It has been months since I have had dinner with my family.
It’s quite a change from when I grew up, one I tend to feel often. It’s no surprise then that when I saw this early this morning, trawling through social media, it struck a chord.
I was extremely fortunate as a kid- I had both parents, one of whom (my mom) didn’t need to work. She became a librarian when my sisters and I were in high school/college- not through necessity, but because she was bored and wanted something to do.
The whole time she was a stay-at-home mom, though, my mother insisted on a family dinner every night, and that that dinner should be homemade. Of course, all stereotypes have a seed of truth to them- some dinners were hits, others misses (my father will tell you stories of black bean burgers, and nuclear-hot buffalo wings where the red color was entirely from paprika.)
Hit or miss, though, the intent was the same. Dinner was when the family talked. It was where we shared our day and our thoughts. Books were forbidden at the dinner table (quite the imposition on three exceptionally bookish kids. A common game when out to dinner was “Guess the literary work from the first line that I’m reciting from memory.”)
Comic books, toys, and any other diversion where likewise banned.
It was family time.
I talk a lot on this blog on the virtues of food as communication, as well as the economic and experiential joys of home cooking. Of all the things cooking communicates, though- the very best is love. There is something profoundly primal about the emotional impact of sharing with, cooking for, and feeding others. Looking after your friends and loved ones at this most basic, biologically necessary level communicates- in a way deeper than words can conjure- that you love them, care for their well-being, and want them around.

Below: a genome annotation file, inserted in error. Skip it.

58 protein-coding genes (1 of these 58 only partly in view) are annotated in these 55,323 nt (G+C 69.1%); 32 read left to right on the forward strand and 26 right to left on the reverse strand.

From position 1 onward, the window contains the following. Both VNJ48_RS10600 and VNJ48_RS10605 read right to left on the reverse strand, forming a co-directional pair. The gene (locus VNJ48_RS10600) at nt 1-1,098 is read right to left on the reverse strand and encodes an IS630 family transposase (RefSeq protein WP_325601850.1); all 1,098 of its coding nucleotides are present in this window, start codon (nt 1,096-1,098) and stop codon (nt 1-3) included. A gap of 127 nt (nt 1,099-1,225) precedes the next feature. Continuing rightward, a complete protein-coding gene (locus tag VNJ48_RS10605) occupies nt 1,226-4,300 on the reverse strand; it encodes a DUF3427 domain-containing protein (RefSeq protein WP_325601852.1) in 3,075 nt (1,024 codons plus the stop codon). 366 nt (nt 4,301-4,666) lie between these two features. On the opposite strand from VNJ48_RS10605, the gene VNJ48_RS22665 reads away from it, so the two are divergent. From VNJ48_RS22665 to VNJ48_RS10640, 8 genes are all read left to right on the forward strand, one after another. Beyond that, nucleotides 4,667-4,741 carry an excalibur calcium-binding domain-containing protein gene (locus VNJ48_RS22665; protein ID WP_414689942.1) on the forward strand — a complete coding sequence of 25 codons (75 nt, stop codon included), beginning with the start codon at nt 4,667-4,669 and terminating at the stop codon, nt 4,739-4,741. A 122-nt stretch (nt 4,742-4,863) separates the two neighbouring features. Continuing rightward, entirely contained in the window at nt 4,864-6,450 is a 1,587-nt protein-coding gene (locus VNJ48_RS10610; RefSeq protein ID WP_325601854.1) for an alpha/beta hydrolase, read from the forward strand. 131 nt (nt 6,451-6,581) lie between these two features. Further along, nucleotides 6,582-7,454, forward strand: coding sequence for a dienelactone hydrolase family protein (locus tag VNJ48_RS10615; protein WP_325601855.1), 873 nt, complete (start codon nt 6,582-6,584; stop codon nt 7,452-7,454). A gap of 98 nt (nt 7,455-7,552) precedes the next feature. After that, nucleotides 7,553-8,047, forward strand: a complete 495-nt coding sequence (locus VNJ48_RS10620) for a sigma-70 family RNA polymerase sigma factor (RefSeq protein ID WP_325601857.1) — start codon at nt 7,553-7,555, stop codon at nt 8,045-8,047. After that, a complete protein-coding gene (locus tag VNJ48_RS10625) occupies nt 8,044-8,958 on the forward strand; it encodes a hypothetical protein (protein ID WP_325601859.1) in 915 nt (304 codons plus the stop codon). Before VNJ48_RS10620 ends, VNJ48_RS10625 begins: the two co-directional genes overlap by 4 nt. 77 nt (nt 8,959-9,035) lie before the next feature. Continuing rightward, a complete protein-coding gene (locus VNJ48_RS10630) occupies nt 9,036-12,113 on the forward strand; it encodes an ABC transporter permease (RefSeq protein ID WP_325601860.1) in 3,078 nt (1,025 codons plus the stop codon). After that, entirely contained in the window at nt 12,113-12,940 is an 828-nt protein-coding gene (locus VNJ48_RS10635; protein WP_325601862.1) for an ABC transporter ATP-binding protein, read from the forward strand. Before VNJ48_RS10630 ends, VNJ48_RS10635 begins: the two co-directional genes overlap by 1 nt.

In retrospect, that was one reason I became a cook and a baker- I wanted to help EVERYONE find those moments of happiness. Whether I was cooking for them, or teaching people to do it themselves, I wanted everyone to have at least one moment around their dinner table like I did.
When I decided that I was going to get in shape, one of the challenges was finding the time. I didn’t know when was best, when I’d have the most energy, when I’d feel the most motivated- “when I’d have the chance.”
One of the biggest lessons I learned from that was “You always have time for the things you make time for.” Thirty minutes I spent dithering on the computer could be spent running. Time in front of the tv could easily be active.
The same applies to your family dinner- “you have time for the things you make time for.”
Pick a time after which you will NOT be disturbed by work or other activity. If that’s too much, pick just one night a week. Keep it open for family dinner, and keep it sacred.
That sounds dramatic, but it really is what you need to do- make that time or that night special, to yourself and the ones you love.
It can be a homecooked family dinner right out a Norman Rockwell painting- or just swinging by a friends place with Chinese take-out.
It’s not hard, or even a really big ask- but it can mean the world.
You don’t need to cook well- or even at all. You just need to BE THERE.
Be there to witness- to listen, to laugh, and to tell.
Be there to love the people you love- they will know.
It’s not that hard at all- and it’s worth it.